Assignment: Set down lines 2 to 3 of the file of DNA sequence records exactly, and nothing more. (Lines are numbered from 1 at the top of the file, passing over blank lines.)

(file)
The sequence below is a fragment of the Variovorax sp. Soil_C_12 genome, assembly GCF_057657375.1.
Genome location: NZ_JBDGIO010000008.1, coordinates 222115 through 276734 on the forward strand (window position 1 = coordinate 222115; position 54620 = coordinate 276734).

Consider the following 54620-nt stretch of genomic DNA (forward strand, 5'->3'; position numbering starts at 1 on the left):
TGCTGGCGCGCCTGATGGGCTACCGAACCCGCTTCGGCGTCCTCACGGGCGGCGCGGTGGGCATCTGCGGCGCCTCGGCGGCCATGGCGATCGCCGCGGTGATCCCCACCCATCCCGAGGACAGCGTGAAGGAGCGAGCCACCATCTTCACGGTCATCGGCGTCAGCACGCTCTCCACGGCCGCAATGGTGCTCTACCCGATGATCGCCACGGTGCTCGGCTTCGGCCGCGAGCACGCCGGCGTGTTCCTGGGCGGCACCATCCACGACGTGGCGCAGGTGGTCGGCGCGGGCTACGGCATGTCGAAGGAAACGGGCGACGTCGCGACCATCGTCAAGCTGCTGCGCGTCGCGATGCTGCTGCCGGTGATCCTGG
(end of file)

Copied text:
Genome location: NZ_JBDGIO010000008.1, coordinates 222115 through 276734 on the forward strand (window position 1 = coordinate 222115; position 54620 = coordinate 276734).

Consider the following 54620-nt stretch of genomic DNA (forward strand, 5'->3'; position numbering starts at 1 on the left):